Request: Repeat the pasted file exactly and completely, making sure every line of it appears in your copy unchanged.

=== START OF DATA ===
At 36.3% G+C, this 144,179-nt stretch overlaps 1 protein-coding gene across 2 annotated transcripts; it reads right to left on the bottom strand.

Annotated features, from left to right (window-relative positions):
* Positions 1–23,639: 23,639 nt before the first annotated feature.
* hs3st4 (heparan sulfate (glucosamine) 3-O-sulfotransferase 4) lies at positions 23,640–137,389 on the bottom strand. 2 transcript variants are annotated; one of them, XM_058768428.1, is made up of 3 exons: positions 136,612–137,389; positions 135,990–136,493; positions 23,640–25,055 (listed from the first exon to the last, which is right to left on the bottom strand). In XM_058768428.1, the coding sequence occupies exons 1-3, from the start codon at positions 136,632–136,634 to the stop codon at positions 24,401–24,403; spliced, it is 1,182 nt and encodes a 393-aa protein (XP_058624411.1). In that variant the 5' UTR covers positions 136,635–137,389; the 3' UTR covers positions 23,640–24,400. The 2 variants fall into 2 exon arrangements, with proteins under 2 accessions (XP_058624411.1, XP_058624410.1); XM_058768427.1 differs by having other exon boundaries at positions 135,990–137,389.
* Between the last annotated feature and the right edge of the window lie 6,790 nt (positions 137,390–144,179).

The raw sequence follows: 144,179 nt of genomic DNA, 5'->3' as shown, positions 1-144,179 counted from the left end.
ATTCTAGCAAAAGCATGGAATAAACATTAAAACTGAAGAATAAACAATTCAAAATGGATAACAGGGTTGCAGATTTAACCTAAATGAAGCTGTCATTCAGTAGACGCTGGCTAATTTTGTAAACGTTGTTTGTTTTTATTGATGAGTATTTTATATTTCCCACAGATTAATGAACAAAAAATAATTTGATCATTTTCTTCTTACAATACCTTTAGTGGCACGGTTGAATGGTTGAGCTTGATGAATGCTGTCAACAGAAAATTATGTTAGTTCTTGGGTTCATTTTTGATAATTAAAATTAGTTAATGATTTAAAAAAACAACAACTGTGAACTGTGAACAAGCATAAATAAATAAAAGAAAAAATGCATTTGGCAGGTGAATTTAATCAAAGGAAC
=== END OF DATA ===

At 36.3% G+C, this 144,179-nt stretch overlaps 1 protein-coding gene across 2 annotated transcripts; it reads right to left on the bottom strand.

Annotated features, from left to right (window-relative positions):
* Positions 1–23,639: 23,639 nt before the first annotated feature.
* hs3st4 (heparan sulfate (glucosamine) 3-O-sulfotransferase 4) lies at positions 23,640–137,389 on the bottom strand. 2 transcript variants are annotated; one of them, XM_058768428.1, is made up of 3 exons: positions 136,612–137,389; positions 135,990–136,493; positions 23,640–25,055 (listed from the first exon to the last, which is right to left on the bottom strand). In XM_058768428.1, the coding sequence occupies exons 1-3, from the start codon at positions 136,632–136,634 to the stop codon at positions 24,401–24,403; spliced, it is 1,182 nt and encodes a 393-aa protein (XP_058624411.1). In that variant the 5' UTR covers positions 136,635–137,389; the 3' UTR covers positions 23,640–24,400. The 2 variants fall into 2 exon arrangements, with proteins under 2 accessions (XP_058624411.1, XP_058624410.1); XM_058768427.1 differs by having other exon boundaries at positions 135,990–137,389.
* Between the last annotated feature and the right edge of the window lie 6,790 nt (positions 137,390–144,179).

The raw sequence follows: 144,179 nt of genomic DNA, 5'->3' as shown, positions 1-144,179 counted from the left end.
ATTCTAGCAAAAGCATGGAATAAACATTAAAACTGAAGAATAAACAATTCAAAATGGATAACAGGGTTGCAGATTTAACCTAAATGAAGCTGTCATTCAGTAGACGCTGGCTAATTTTGTAAACGTTGTTTGTTTTTATTGATGAGTATTTTATATTTCCCACAGATTAATGAACAAAAAATAATTTGATCATTTTCTTCTTACAATACCTTTAGTGGCACGGTTGAATGGTTGAGCTTGATGAATGCTGTCAACAGAAAATTATGTTAGTTCTTGGGTTCATTTTTGATAATTAAAATTAGTTAATGATTTAAAAAAACAACAACTGTGAACTGTGAACAAGCATAAATAAATAAAAGAAAAAATGCATTTGGCAGGTGAATTTAATCAAAGGAAC